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killing it at bto 2020

“What I’m about to say next may strike some of you as vile, base, heresy.”

That’s what I told a jam-packed room this past Saturday, March 7, at the 23rd annual Bay To Ocean Writers Conference held at Chesapeake College in Wye Mills, MD.

I was there presenting my course on “Doing 5 to 10 For Writing”: 5 big, overall rules/ principles /strategies /whatever you want to call them; plus 10 smaller, more specific “do’s and don’ts” that I use when I’m writing.

I had given this talk twice before, once to the students of the Carver Center for Arts and Technology in Towson, MD; and once to the kids at Kent Island High School, closer to home for me in Stevensville.

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But as this was the first time at BTO that I had presented this seminar for new writers, I didn’t know how many people would be interested in it.  I was hoping for more than the seven people that had showed up a couple of years ago for my presentation on technical writing.

I did a little better than seven.  Every one of the 45 seats in the classroom was taken, and the room monitor turned away at least a dozen more people trying to get in.

After introducing myself, I started right in on the 5 “Big Rules”:

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As I did, I name-dropped Strunk & White’s The Elements of Style; Snoopy as The World Famous Author; the 1978 film The Deer Hunter; Eat n’ Park diners (infinitely better than Denny’s); Ernest Hemingway; the Hallmark Channel; and the infamous “Red Wedding” from Game of Thrones.

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Then I moved on to my “do’s and don’ts,” and it was as I was covering #1 (“Have a Great Hook”), that I got myself into trouble.

You see, I dared to suggest that the beginning to the first Harry Potter novel, HP and the Sorcerer’s Stone, by Millennials’ literary saint J.K. Rowling [insert angelic choir glorifying her name here], was perhaps—perhaps!—not very good.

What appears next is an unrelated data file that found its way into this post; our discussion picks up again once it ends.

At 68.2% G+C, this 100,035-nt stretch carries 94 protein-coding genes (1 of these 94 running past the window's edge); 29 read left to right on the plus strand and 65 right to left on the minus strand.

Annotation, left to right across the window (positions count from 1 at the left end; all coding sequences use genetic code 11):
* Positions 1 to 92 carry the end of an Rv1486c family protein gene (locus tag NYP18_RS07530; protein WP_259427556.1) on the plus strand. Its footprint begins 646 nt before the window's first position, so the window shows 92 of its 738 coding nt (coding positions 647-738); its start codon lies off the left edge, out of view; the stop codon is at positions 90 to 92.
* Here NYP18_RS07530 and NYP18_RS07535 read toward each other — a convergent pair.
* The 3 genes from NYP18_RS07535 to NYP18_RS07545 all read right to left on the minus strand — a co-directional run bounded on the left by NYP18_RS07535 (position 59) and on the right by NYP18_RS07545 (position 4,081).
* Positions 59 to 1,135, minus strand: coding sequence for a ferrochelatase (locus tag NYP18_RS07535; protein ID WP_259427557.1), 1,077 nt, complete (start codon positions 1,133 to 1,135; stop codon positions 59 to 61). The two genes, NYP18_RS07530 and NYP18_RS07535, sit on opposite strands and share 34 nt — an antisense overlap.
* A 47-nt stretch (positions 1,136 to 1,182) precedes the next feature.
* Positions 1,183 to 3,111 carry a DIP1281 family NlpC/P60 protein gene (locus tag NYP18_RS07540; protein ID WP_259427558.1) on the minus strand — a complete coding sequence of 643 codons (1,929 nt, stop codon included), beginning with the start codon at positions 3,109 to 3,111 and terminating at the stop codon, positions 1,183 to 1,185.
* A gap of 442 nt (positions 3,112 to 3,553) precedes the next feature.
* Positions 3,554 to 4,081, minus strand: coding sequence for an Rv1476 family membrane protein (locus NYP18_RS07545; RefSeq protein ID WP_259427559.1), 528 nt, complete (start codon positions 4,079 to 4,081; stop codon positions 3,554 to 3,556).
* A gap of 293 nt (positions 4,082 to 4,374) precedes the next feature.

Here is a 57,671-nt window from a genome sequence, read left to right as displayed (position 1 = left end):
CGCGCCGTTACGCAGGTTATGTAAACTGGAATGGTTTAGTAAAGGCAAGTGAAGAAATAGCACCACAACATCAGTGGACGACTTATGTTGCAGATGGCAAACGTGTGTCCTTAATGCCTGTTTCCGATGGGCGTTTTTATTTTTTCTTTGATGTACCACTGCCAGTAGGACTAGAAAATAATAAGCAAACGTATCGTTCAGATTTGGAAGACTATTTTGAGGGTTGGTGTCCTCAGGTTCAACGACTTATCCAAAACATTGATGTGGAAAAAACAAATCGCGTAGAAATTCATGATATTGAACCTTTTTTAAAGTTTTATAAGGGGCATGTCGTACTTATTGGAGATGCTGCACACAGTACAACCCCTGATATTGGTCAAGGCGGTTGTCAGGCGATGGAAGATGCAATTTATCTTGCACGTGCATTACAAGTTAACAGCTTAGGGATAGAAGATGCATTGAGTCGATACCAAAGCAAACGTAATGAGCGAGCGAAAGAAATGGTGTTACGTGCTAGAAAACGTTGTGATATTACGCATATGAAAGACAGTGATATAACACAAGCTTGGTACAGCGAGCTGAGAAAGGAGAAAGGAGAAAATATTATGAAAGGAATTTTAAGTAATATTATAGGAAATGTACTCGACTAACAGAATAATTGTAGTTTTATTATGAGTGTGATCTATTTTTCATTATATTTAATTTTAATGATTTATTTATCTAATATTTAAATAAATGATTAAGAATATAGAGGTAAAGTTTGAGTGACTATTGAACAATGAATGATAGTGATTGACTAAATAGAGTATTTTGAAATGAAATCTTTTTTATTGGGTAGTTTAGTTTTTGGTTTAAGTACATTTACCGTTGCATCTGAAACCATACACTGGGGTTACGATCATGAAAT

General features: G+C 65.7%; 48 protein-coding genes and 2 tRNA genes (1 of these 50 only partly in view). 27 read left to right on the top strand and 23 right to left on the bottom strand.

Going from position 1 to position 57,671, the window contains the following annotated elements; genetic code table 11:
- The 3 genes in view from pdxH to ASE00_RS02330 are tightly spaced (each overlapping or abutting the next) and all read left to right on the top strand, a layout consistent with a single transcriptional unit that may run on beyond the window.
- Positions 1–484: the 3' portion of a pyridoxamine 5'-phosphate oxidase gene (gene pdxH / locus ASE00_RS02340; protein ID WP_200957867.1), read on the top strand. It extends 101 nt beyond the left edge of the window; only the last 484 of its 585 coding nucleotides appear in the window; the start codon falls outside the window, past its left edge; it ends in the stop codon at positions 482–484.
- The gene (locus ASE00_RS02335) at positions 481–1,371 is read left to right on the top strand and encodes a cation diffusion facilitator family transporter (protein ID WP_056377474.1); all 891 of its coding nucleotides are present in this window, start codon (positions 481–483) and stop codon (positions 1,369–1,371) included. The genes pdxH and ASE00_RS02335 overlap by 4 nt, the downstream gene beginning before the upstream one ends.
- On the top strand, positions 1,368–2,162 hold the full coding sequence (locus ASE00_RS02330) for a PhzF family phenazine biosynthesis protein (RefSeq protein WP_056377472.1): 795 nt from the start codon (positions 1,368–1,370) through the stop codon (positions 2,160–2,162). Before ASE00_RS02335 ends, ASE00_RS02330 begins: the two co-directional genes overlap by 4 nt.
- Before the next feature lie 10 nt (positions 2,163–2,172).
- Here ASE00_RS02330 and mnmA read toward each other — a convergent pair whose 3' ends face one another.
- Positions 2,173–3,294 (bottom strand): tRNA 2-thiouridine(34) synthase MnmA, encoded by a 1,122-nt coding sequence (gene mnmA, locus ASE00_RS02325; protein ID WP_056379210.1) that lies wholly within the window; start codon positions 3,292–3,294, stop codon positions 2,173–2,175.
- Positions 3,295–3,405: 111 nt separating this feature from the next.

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I asserted (and refused to recant) my vile, base heresy on the inconvenient fact that although this was a book named after and featuring Harry Potter, Harry himself was not even mentioned (let alone appeared) until the third paragraph.

dursWorse, this tedious dissertation on all things Dursley goes on for eight pages.  Eight.

(Fun fact: The first time I gave this talk and expressed my heretical opinion, one high-school student in attendance audibly gasped.  I swear to you on my children’s lives that this actually happened.)

Far better, I told them, was the opening to the seventh book, HP and the Deathly Hallows:

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My lecture proceeded smoothly from there on, through all 10 “do’s and don’ts,” and I wrapped it up by telling the newbies to ignore “The Big Lie” that they were sure to hear in their head at many times in their writing career.  The Big Lie takes various forms (see below), but it has one aim: to get writers to quit.

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After my session, I had several people come up to me and tell me how much they enjoyed it.  I also had a lot of people tell me that they had wanted to see it, but had been shut out because my room had filled up.

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Later that morning, Tara Elliott, co-chair with me of the conference, learned that one of the speakers couldn’t make it due to illness, so she insisted that I do my presentation again.  We announced it at lunch, and during the last time slot of the day (3:45 to 4:45), I went through it for 25 more people, filling most of a different room.

This bunch enjoyed it as much as the first, and I was again pleasantly surprised at how many people showed (a lot of folks skip the last session so they can get home earlier—BTO’s a long day).

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During both presentations, I pulled a lot of examples from my latest novel, This Wasted Land, and I was happy to see that some of the attendees bought some copies at the conference book store.  If you’d like to check it out, you can find it on Amazon.

The conference was a blast, and I hope to give this presentation again soon!  For you writers, here’s a clip from the second session, where I was talking about using 1st person point of view in past or present tense:


 

Kenton Kilgore writes killer SF/F for young adults and adults who are still young.  In his latest novel, This Wasted Land, high-school senior Alyx Williams learns that witches are real when one attacks her and her boyfriend Sam, dragging him off to a nightmare world where Alyx must go to get him back.  

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Kenton is the author of Lost Dogs, the story of the end of the world as seen, heard–and smelled–by a dog.  He also wrote Dragontamer’s Daughters, like Little House on the Prairie…with dragons!  With Patrick Eibel, he created Our Wild Place, a children’s book about the joy to be found in exploring Nature.  Kenton also published Hand-Selling Books to help authors better their sales.   

Follow Kenton on Facebook for frequent posts on sci-fi, fantasy, and other speculative fiction.  You can also catch him on Instagram.

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